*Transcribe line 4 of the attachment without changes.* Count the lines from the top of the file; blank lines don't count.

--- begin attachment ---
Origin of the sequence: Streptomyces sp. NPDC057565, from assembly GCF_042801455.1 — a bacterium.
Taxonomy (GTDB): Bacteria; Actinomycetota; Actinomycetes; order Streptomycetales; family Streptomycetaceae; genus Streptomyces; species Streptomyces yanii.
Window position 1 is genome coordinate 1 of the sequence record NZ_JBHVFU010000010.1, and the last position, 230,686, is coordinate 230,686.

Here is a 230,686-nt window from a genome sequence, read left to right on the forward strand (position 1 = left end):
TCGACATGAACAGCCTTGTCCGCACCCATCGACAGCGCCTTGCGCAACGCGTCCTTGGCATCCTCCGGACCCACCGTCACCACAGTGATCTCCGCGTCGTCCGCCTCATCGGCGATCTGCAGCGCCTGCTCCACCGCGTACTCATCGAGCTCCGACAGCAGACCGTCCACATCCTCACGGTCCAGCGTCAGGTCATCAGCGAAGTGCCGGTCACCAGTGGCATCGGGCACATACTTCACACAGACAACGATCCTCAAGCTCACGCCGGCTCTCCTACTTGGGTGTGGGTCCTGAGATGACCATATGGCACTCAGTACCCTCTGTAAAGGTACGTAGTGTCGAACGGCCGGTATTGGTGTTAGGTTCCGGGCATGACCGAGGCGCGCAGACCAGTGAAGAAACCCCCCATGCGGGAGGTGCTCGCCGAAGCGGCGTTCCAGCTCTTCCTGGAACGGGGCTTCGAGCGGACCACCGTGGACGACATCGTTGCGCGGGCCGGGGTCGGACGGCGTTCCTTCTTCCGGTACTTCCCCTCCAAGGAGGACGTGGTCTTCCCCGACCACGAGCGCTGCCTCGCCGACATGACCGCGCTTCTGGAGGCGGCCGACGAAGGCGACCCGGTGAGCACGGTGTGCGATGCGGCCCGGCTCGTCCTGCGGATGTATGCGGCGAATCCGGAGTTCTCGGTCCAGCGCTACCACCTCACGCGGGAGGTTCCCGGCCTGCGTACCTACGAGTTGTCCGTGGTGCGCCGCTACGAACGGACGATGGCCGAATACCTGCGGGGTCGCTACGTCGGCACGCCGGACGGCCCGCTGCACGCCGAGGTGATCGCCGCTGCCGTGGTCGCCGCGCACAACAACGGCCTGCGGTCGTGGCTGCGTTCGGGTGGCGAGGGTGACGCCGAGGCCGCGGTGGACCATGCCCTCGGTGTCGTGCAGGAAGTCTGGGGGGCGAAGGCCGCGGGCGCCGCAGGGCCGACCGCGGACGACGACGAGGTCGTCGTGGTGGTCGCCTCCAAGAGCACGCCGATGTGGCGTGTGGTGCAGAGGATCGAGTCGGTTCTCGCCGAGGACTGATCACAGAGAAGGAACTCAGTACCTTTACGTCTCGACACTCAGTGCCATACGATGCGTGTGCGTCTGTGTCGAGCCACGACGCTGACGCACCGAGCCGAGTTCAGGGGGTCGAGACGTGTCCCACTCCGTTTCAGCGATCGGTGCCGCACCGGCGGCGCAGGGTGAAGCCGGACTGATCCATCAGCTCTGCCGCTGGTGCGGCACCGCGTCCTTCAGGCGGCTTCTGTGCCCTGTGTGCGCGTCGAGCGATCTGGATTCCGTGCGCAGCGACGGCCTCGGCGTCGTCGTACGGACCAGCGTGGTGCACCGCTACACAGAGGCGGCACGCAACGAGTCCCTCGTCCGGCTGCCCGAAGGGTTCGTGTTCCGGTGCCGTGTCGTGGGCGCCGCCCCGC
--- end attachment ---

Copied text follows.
Here is a 230,686-nt window from a genome sequence, read left to right on the forward strand (position 1 = left end):